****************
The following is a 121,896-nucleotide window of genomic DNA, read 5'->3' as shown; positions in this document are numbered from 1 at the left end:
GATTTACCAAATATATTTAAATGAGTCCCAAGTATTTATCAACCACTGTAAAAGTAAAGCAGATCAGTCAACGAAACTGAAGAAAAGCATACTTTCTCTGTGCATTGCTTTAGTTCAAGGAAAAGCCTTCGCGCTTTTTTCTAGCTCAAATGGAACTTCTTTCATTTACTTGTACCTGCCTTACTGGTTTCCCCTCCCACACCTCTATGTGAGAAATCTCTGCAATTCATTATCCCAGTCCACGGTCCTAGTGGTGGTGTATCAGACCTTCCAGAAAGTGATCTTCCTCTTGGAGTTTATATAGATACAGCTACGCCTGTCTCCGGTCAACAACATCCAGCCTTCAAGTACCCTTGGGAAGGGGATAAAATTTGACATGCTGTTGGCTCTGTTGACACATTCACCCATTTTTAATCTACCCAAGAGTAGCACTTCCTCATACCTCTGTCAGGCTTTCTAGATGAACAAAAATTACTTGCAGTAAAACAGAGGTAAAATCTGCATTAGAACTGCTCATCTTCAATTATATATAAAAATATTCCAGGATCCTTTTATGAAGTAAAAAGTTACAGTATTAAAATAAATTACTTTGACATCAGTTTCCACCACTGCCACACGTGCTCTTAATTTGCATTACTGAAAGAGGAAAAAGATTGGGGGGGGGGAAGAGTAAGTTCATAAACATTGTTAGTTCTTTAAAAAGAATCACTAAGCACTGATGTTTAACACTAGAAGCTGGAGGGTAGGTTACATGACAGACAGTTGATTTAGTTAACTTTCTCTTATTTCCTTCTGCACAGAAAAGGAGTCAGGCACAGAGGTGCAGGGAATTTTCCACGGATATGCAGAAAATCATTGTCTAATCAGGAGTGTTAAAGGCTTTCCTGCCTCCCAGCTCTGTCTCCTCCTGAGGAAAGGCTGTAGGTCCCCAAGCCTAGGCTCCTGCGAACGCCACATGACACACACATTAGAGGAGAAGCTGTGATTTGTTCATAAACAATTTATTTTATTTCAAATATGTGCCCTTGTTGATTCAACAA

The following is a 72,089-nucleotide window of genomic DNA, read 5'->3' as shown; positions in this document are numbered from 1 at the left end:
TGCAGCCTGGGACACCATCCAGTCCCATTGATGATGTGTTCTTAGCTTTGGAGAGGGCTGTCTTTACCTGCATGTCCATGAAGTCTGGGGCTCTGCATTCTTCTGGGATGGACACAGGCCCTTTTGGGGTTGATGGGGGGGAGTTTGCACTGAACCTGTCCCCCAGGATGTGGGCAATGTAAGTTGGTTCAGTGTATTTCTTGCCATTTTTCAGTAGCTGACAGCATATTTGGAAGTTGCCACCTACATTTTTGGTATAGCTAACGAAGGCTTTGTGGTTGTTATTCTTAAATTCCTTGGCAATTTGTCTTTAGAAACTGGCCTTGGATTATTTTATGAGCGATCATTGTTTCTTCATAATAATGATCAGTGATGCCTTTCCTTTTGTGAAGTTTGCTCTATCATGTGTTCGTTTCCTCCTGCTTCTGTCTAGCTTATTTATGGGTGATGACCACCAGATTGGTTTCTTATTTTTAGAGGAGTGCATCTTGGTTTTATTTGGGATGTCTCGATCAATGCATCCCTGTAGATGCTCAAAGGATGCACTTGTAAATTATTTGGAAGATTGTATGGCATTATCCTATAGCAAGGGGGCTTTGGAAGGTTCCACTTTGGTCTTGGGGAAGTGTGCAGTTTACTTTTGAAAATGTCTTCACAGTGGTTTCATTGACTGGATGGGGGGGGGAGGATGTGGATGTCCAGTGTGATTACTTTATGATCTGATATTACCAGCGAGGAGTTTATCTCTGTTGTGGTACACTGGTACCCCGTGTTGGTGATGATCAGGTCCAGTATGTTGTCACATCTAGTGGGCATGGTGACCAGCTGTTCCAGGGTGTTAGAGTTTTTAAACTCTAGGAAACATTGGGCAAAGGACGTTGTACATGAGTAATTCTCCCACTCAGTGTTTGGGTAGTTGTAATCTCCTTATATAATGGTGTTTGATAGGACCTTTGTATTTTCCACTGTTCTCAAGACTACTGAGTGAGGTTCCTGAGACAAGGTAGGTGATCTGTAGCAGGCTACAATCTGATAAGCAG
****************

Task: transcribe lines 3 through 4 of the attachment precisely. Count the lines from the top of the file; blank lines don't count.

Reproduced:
The following is a 72,089-nucleotide window of genomic DNA, read 5'->3' as shown; positions in this document are numbered from 1 at the left end:
TGCAGCCTGGGACACCATCCAGTCCCATTGATGATGTGTTCTTAGCTTTGGAGAGGGCTGTCTTTACCTGCATGTCCATGAAGTCTGGGGCTCTGCATTCTTCTGGGATGGACACAGGCCCTTTTGGGGTTGATGGGGGGGAGTTTGCACTGAACCTGTCCCCCAGGATGTGGGCAATGTAAGTTGGTTCAGTGTATTTCTTGCCATTTTTCAGTAGCTGACAGCATATTTGGAAGTTGCCACCTACATTTTTGGTATAGCTAACGAAGGCTTTGTGGTTGTTATTCTTAAATTCCTTGGCAATTTGTCTTTAGAAACTGGCCTTGGATTATTTTATGAGCGATCATTGTTTCTTCATAATAATGATCAGTGATGCCTTTCCTTTTGTGAAGTTTGCTCTATCATGTGTTCGTTTCCTCCTGCTTCTGTCTAGCTTATTTATGGGTGATGACCACCAGATTGGTTTCTTATTTTTAGAGGAGTGCATCTTGGTTTTATTTGGGATGTCTCGATCAATGCATCCCTGTAGATGCTCAAAGGATGCACTTGTAAATTATTTGGAAGATTGTATGGCATTATCCTATAGCAAGGGGGCTTTGGAAGGTTCCACTTTGGTCTTGGGGAAGTGTGCAGTTTACTTTTGAAAATGTCTTCACAGTGGTTTCATTGACTGGATGGGGGGGGGAGGATGTGGATGTCCAGTGTGATTACTTTATGATCTGATATTACCAGCGAGGAGTTTATCTCTGTTGTGGTACACTGGTACCCCGTGTTGGTGATGATCAGGTCCAGTATGTTGTCACATCTAGTGGGCATGGTGACCAGCTGTTCCAGGGTGTTAGAGTTTTTAAACTCTAGGAAACATTGGGCAAAGGACGTTGTACATGAGTAATTCTCCCACTCAGTGTTTGGGTAGTTGTAATCTCCTTATATAATGGTGTTTGATAGGACCTTTGTATTTTCCACTGTTCTCAAGACTACTGAGTGAGGTTCCTGAGACAAGGTAGGTGATCTGTAGCAGGCTACAATCTGATAAGCAG